Photo by: Ave Chuklanov
Ontario’s Greenbelt is under attack by the Ford administration as they look to develop housing in the protected regions. Suddenly the Ford government’s slogan, “Open for Business” is the literal truth when it comes to the province.
The move to develop in the protected Greenbelt is solely for profit gains as Ford continues to hide behind the veneer of an altruistic intention to combat the worsening housing crisis. Early in November, Ford cited the recent plans by the Federal Government to bring in 500,000 immigrants to Canada by 2025 as justification for his expanding housing development into the protected Greenbelt.
This reasoning is asinine.
Most immigrants will not be able to afford housing in Canada for a long time, if ever and the Fed’s recent interest rate hikes only make the prospect of housing prices ever coming down more dismal. Even if in some far off reality some of them can, the chances that what’s being developed are affordable, spatially reasonable, environmentally-friendly units as opposed to the euclidean zoning which are conducive to hot housing items for speculators and middle to high-income families are slim.
Let’s not forget that in December of last year, a Housing Affordability Task Force created a detailed report on the best ways to eliminate the housing crisis. When their findings were published in February, one of their main solutions for the housing crisis was banning exclusionary zoning from provincial law because the seemingly all-encompassing category of densified housing is illegal in most areas exclusively zoned for single-family dwellings. Due to these zoning practices, it is estimated that up to 70 per cent of total land in Ontario’s municipalities can’t absorb population growth.
Ontario’s Minister of Housing, Steve Clark, tabled Bill 109, entitled the More Affordable Home for Everyone Act, in March of 2021. It was an act informed by the Task Force’s report that clearly avoided most of the fixes, such as radically changing exclusionary zoning laws, suggested in the report.
This government simply does not care about fixing the housing crisis, immigrants. Trudging into protected green regions isn’t a solution. At least, not when there’s no one with any sense at the wheel in the Ontario legislature who wants to face the underlying causes of the housing shortage. Ontario’s housing prices have jumped to over 200 per cent in the last decade while incomes have risen only 38 per cent in the same time.
Despite the median entry wage for Canadian immigrants in 2017 being the highest ever recorded (roughly $30,000), it’s still not enough for the astronomical price of housing. The fixation, made apparent in Bill 109, with doing away with “red tape” and getting concrete laid down ASAP sounds good on paper but if it’s built on a flawed theory then it’s tantamount to looking busy just for the look of it — or for the profit motives and power insurance attached to it.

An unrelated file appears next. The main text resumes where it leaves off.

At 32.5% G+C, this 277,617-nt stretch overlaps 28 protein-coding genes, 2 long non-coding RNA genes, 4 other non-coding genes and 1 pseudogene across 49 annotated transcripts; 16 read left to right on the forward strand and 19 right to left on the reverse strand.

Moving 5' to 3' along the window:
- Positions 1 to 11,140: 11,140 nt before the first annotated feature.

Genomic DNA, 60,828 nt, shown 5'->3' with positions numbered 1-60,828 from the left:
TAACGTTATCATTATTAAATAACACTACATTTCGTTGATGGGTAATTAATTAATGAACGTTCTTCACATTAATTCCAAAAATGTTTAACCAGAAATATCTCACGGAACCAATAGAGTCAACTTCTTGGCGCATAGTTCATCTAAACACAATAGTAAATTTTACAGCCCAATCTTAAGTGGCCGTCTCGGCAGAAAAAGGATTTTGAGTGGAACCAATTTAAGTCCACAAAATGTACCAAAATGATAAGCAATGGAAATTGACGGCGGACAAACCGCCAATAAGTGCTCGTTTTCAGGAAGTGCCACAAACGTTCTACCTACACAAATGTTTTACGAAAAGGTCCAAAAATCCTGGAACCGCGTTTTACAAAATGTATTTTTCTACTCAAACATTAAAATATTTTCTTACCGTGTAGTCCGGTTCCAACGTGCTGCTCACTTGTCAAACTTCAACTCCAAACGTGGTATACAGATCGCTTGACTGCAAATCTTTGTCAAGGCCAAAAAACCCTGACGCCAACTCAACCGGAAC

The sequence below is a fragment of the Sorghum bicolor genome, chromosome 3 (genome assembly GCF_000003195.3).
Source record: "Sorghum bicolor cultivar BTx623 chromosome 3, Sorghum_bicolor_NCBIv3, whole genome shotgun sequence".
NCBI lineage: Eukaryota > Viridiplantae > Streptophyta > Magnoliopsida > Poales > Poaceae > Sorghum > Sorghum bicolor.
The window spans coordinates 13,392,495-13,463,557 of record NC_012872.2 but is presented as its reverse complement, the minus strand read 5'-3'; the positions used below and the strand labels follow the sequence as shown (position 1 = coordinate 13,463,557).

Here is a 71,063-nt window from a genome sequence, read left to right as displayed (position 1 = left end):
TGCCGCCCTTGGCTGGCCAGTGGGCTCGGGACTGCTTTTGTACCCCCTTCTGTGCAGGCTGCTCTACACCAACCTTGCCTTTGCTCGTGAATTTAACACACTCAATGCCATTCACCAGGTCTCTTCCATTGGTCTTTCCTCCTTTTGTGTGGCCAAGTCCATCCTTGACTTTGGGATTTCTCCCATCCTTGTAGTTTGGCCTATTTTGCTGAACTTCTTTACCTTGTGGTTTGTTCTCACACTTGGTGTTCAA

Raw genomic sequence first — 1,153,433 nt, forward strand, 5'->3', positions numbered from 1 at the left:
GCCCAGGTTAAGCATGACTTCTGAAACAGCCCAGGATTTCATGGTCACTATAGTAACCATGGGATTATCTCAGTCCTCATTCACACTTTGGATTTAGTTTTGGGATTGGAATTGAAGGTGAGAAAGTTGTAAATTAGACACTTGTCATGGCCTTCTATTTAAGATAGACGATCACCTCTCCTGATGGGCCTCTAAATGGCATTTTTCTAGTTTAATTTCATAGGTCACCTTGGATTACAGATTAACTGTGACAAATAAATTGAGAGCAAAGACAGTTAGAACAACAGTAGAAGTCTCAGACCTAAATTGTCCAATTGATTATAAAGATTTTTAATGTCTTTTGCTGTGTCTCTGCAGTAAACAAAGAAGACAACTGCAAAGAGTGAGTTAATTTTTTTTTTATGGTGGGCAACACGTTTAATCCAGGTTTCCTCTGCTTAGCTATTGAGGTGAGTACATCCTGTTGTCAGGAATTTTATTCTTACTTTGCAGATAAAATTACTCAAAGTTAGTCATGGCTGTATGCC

While Ford denies that his intention to open up the Greenbelt for development expansion was fueled by special interest groups, the optics are not in his favour with unclear details left out of this latest move and old statements of Ford’s surfacing that outright go against his contention.
The previously mentioned Minister of Housing, Steve Clark, has given no clear details on how the plots of land in the wild and rural lands were selected for development and which developers were pushing for it.
“It doesn’t matter who you are,” Clark said in a statement to the press in mid-November. “If you’re looking at assisting the Government of Ontario in building 1.5 million homes, we want to work with you.”
Dalton McGuinty enshrined the protection of the 800,000 hectares that make up the Greenbelt into law in 2005. These areas consist of farmland, wetlands and forests. Much of this land is environmentally sensitive and provides Ontario with some of its most beautiful scenery and clean air.
In 2018, just before coming into office, Ford was recorded at a business event saying that the idea to expand into the Greenbelt came to him because “I’ve already talked to the biggest developers in the country… I wish I could say it’s my idea, but it’s their idea as well.” This sentiment is something he would backtrack on shortly after, claiming he wouldn’t enter the Greenbelt if elected. But here we are.
Of course large developers want the Greenbelt open; they can buy cheap farmland which is relatively flat and unencumbered by dense wildlife and make massive profits.
This government doesn’t care about getting the next generation of Canadians, which includes the influx of immigrants, into affordable housing. Developers care about profit extraction and their bottom line using the political power granted by Doug Ford’s overwillingness to shill to the highest bidders.